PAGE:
Think Twice About What You’re Sharing on Social Media

You’ve just had a baby—congratulations!!  And everyone wants to know when the baby was born, where, how much they weighed and what you named them. And as a new, proud parent, you want to shout your new joy from the rooftops, right?

Not so fast according to Social Media Safety Experts. Children are one of the largest targeted groups of identity theft because their information is so readily available. Because of this, it is often not until they are ready to take off for college and apply for their first credit card or a student loan that ID theft is discovered.

And of course, there are the creeps. The ones who target young children or even just steal their photos and put them in places we don’t ever want them to be. It is up to us, their parents and their caregivers to protect them. Everyone has to make their own decisions about how much information, but here are several things to consider before you hit the “post” button.

  1. Birth Information: As much as we want the entire world to know about our precious new baby, and to see how beautiful they are, consider this: If you post the date, time, hospital birth-weight and name (even just first and middle, if it is on YOUR page, with YOUR last name, you just gave them that too), gives an ID thief everything they need to know to steal your child’s identity. And as mentioned above, the crime can go years undetected and your child might end up entering adulthood with their credit trashed and a credit clean up mess on their hands. Even the seemingly “innocent” and “fun” posts on social media asking you to “tell us about your birth” or “tell us about your life” or “let’s get to know you” give out enough information for someone looking with wrong intentions.
  2. Related to number one: When it is your child’s birthday, consider only posting “Happy Birthday Kevin!” instead of “Kevin is 6 today!” See the difference in the information provided? It doesn’t take a rocket scientist to count backwards 6 years and now they have your child’s exact birth date.
  3. When you do choose to post photos, be careful! Turn off the geo-tagging function on your photos (Iphone: https://www.igeeksblog.com/disable-geotagging-for-photos-on-iphone-ipad/) and (Android: http://www.ubergizmo.com/how-to/turn-off-geotagging-android/) so the location cannot be detected—there are programs that can trace to the exact location and if you are uploading “from Denny Park” in Seattle, they can find you. And fast. Be sure also not to tag or hashtag locations you frequent, especially schools, daycare, churches and parks, as this gives someone who might be searching your ‘routine’ and allows them to find you easier.
  4. Never post naked photos, bath time photos (no matter how cute!) or potty photos. Believe it or not, there are sick people out there who look for this stuff and use it for all kinds of bad purposes. Heck, I even have a close friend who had an online children’s clothing business and used her adorable kids as models. A creep on the internet found the photos and started sending her horribly inappropriate messages and online stalking her family. She had to take it all down and eventually closed the business.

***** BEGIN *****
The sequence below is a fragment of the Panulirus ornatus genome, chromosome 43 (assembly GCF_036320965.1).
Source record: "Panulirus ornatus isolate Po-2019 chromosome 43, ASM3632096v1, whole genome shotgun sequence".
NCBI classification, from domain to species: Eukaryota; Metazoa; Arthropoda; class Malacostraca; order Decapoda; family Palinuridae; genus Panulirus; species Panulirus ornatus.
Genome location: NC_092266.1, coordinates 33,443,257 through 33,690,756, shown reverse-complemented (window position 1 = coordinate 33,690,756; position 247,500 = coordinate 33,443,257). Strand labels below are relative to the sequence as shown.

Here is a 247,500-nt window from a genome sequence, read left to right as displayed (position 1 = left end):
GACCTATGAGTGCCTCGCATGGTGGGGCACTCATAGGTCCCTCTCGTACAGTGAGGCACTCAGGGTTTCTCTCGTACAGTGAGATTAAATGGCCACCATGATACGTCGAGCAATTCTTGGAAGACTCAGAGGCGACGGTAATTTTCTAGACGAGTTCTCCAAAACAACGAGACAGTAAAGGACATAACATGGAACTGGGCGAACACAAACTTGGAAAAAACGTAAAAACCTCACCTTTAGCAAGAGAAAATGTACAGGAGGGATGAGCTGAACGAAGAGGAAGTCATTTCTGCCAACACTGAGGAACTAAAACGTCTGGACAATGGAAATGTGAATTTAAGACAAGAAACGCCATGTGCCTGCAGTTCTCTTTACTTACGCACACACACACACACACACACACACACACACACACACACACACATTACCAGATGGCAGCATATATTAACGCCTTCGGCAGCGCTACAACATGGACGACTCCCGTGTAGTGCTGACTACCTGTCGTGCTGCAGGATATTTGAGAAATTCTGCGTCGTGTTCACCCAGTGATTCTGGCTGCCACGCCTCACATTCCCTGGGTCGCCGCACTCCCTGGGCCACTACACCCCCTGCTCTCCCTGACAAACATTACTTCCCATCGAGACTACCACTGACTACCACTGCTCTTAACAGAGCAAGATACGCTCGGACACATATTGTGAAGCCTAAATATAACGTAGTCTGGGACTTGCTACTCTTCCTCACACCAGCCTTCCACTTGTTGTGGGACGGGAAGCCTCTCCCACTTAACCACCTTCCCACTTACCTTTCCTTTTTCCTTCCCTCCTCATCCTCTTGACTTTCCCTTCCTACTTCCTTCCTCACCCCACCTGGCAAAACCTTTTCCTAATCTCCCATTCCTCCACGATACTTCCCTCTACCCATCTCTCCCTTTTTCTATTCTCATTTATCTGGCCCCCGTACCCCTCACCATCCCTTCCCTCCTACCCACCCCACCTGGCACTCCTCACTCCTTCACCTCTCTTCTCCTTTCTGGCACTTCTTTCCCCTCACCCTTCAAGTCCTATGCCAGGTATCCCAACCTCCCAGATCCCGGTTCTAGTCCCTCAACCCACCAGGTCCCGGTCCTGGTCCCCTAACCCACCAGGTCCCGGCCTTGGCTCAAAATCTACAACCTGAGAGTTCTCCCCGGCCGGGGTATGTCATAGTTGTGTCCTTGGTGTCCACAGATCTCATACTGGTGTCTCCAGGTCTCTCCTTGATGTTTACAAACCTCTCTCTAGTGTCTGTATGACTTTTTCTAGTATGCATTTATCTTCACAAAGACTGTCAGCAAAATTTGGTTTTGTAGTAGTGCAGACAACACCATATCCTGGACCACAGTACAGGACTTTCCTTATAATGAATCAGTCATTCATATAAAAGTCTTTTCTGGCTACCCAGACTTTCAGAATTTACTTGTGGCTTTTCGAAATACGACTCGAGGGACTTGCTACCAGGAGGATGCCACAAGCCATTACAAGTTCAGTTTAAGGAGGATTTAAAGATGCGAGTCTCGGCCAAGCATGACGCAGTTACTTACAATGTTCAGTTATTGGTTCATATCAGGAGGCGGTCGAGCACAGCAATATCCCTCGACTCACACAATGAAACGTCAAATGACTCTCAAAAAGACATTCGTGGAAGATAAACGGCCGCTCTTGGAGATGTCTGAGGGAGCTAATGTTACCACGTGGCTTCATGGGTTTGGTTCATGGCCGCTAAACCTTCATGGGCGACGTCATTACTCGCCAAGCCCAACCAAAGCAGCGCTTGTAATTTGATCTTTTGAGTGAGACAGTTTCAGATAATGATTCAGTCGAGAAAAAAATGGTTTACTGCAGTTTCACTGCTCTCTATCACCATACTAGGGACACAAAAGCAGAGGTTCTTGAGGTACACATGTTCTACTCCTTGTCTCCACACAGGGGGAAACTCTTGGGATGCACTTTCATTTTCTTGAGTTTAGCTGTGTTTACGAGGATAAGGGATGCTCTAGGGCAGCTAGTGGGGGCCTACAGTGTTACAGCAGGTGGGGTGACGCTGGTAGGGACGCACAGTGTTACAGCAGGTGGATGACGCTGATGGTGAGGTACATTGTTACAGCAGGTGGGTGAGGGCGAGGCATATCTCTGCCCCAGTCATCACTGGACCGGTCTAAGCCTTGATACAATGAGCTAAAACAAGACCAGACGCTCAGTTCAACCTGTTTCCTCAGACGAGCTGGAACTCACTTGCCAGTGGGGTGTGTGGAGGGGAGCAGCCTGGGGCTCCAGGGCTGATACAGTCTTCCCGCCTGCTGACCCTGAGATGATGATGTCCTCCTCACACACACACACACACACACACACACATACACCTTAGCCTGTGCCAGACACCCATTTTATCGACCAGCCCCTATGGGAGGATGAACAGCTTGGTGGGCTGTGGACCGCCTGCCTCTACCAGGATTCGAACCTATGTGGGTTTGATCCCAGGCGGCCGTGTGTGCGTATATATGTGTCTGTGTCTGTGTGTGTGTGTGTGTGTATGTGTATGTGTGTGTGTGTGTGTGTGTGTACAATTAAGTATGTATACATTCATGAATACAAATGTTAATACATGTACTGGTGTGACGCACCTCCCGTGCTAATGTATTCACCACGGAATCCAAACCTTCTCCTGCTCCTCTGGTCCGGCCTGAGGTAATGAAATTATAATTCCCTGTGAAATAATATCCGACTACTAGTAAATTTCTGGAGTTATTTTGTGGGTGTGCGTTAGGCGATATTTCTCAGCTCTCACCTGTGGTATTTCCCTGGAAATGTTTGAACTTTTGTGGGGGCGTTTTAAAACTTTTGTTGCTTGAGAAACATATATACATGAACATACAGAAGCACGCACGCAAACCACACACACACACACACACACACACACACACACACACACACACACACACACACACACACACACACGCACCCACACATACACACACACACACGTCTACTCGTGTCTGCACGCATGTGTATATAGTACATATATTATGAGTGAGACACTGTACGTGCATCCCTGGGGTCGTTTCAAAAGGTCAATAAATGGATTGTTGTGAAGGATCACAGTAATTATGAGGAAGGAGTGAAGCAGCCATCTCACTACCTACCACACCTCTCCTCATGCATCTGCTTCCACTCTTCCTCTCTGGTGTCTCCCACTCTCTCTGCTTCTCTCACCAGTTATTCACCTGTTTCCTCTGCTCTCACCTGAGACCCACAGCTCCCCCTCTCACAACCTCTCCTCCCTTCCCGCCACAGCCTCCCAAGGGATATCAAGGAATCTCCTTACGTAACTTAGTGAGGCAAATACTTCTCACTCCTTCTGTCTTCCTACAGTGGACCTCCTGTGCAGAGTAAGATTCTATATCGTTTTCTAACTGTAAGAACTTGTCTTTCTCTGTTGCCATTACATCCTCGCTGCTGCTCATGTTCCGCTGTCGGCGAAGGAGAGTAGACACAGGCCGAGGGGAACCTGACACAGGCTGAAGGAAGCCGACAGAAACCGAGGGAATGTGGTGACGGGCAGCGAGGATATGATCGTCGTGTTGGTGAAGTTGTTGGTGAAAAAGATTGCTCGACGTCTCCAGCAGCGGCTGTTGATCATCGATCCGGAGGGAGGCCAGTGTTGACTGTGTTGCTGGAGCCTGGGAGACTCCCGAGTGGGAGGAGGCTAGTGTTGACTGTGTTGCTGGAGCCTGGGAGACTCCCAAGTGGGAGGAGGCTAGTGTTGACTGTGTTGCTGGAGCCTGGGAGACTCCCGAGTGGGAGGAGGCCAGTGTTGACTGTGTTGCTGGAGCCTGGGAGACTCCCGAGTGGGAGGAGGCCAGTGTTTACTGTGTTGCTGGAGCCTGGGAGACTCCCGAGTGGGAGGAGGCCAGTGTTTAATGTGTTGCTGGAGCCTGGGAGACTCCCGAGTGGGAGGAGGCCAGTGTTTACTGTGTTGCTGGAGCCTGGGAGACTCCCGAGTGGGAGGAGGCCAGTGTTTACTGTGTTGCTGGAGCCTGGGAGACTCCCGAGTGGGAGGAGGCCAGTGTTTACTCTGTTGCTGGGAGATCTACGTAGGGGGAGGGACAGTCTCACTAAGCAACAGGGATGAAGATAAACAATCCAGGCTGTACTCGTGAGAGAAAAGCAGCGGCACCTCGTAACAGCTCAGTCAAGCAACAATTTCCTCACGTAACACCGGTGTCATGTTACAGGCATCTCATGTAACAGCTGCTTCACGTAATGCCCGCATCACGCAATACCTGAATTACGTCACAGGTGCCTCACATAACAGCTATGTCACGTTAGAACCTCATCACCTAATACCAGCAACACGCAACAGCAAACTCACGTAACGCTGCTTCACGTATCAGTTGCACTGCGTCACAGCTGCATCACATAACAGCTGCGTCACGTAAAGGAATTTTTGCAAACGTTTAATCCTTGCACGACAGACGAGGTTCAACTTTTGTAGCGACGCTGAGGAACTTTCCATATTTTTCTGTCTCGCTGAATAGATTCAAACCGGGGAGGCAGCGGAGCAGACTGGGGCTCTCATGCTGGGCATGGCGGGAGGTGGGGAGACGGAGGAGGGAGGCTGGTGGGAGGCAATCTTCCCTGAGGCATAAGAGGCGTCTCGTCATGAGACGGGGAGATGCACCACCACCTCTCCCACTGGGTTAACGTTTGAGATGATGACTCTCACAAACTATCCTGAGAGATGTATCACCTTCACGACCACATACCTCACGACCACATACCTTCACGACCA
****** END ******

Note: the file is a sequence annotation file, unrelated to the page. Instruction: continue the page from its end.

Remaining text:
5. Group photos with other children. Posting other people’s children online without permission is not OK. How much we post or not is personal and each family should make that decision themselves. I know of one child who was abducted by a non-custodial parent in a nasty custody dispute because they were Facebook friends with a friend of their ex-spouse and through that saw a photo with their child in it and the location of their school.
  6. Here’s one I didn’t think of until researching this: Anything (illness, weakness, struggle in school, shyness, etc..) that another child at their school could potentially use to bully them.
  7. Your address (this includes posting photos of your driver’s license or your teens new license which has your address on it)
  8. Their school information. We all are posting “1st Day of School” photos right now—leave OFF the school name and don’t hashtag the school. You don’t want someone who should not be on their campus looking for them.
  9. Keep in mind—the information posted on the Internet doesn’t go away—it can be found for years and with some programs like “Wayback Machine”, it’s amazing to discover what is still out there. There is something called data-mining that is used to find information such as: when you were born, where you were born, your mother’s maiden name, the name of your first pet…. see where this is going? These are answers to security questions—usually on the sites we least want hacked. The long term effects of posting all this information is not even fully known at this point, but the internet is a gold-mine for ID thieves. 
  10. You might have your settings as private as they get, but if your friends have open profiles on social media, that exposes you to possible targeting as well.
  11. Photos of your car and house, especially if you use a neighborhood app like Nextdoor, makes it pretty easy for someone to figure out where you live, and if you have posted a lot about your kids or routine, they can track your movements.

None of this information is intended to make you paranoid, but it is intended to make you think twice about what you are posting on social media and what you should consider doing more or less often to help protect your children’s safety.  Celebrate that new baby and your children’s accomplishments for sure, but perhaps be a bit more cautious about how much information you share.